Commonwealth looks to ‘I work for NSW’ for inspiration


Public sector employee value propositions and recruitment channels are being overhauled all around Australia. But are they getting fresh lipstick, a mild evolution, or something more fundamental?

In the not-too-distant annals of public service memory, New South Wales was a ragged, politicised, uninspired workforce with very little to offer as an exemplar for other jurisdictions. But hasn’t that changed in recent years?

Service NSW has become the definitive model of joined-up customer-centric delivery. The state has led — among Australian jurisdictions at least — on exploration of investment approach, behavioural insights, data analytics, ethics and many other reforms, and there are high expectations for its new Commissioning and Contestability Unit.

Nearly all its ‘new’ ideas weren’t inventions, but dare we say it, innovation — openly poached from successful trials in other countries and adapted to Australian conditions. Naturally, those ideas are now being implemented in other states and territories.

The state’s employee value proposition and job board is now also attracting cross-jurisdictional attention. But you wouldn’t call it revolutionary.

‘I work for NSW’ was soft-launched by then-premier Mike Baird at the Premier’s Awards for Public Service in late 2015 and slowly rolled out across the sector, including rebranding NSWjobs to the new slogan. Public servants were given an agency-less nsw.gov.au email address, emphasising the state itself, not the specific organisation.

The campaign was officially launched as a recruitment drive in August last year to attract the best and brightest to “shape the future of the state”. It wasn’t a plea to prematurely jaded millenials, that the NSW government can become a great place to earn a buck — it was a recognition that it already does inspiring and influential work.

Staff members who appear in the campaign materials each tell a unique story and highlight why they are proud to work for NSW, one of those people is Juliet, director of client information access in the Department of Family and Community Services at NSW. She says: ‘Going to work each day isn’t a job. For me it’s bigger than that, knowing you have a real impact on people’s lives.’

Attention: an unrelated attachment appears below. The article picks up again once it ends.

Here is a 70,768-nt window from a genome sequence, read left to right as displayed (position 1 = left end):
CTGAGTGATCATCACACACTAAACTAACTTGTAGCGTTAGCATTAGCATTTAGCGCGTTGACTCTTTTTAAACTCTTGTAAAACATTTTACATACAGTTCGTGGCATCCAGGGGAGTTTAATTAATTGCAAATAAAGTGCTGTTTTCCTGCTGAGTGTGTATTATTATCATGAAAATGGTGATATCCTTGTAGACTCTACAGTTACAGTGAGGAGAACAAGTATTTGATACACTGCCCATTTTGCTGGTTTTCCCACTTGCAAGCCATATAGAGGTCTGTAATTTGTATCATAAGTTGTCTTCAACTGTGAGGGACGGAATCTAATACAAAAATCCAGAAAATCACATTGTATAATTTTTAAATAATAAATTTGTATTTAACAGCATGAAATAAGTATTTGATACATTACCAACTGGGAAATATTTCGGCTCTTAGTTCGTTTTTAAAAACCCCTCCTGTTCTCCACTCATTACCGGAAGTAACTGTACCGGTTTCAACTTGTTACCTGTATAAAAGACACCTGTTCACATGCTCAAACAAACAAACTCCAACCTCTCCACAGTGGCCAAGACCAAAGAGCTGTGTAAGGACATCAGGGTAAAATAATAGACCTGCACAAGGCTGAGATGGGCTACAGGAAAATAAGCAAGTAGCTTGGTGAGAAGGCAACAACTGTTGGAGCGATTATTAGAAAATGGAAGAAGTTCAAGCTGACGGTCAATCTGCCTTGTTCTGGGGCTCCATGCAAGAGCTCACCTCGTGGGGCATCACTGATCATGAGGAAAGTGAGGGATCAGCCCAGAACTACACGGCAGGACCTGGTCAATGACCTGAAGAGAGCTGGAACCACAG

Six of these videos were made, each telling a different story of finding fulfillment and meaning in public service, and being able to make a difference.

The Mandarin has only heard good things about the campaign so far, without much tribal disquiet from agencies and departments losing soverign ownership of the brand as you might expect.

Horses for courses

The Commonwealth is on a similar trajectory, though saturated with such inter-agency competition that a whole-of-government proposition will be much harder for pull off. Nonetheless, Australian Public Service Commissioner John Lloyd is taking cues from his NSW counterpart Graeme Head’s success.

The Australian Public Service Commission has been busily working to address recommendations from Sandra McPhee’s workforce review for the APS. Beyond the headline HR reforms was an acknowledgement that the APS brand wasn’t working to attract creative thinkers, those with the drive to try a different approach.

The new APS brand was launched last month, with the slogan “Shape Australia. Create your Future.” — nearly identical to the materials out of NSW, replacing ‘state’ with Australia.

McPhee also recommended an overhaul of the APSjobs website. While to me a job board is a job board, the current implementation is rather dated, and limiting. It would be nice if it had an API so others could develop apps that sit over the top. Maybe one of those creative hacker types will come up with a truely value-adding approach that in a few years everyone will copy.

The APSC says it’s looking to ‘I work for NSW’ for inspiration. In a guest blog post on the Department of Finance site, it says APSjobs should capture all job types, not just those that are legislatively required to be gazetted.

Another complication is that Commonwealth agencies and departments have been encouraged to run their own job boards, and within the limitations of the regulations, diverged on process and requirements. Pulling them back into a central hub will be an interesting case study to watch.

Perhaps one day all tiers of government in Australia might find a way to co-operate and interoperate their recruitment systems. For now, taking inspiration is a good first step.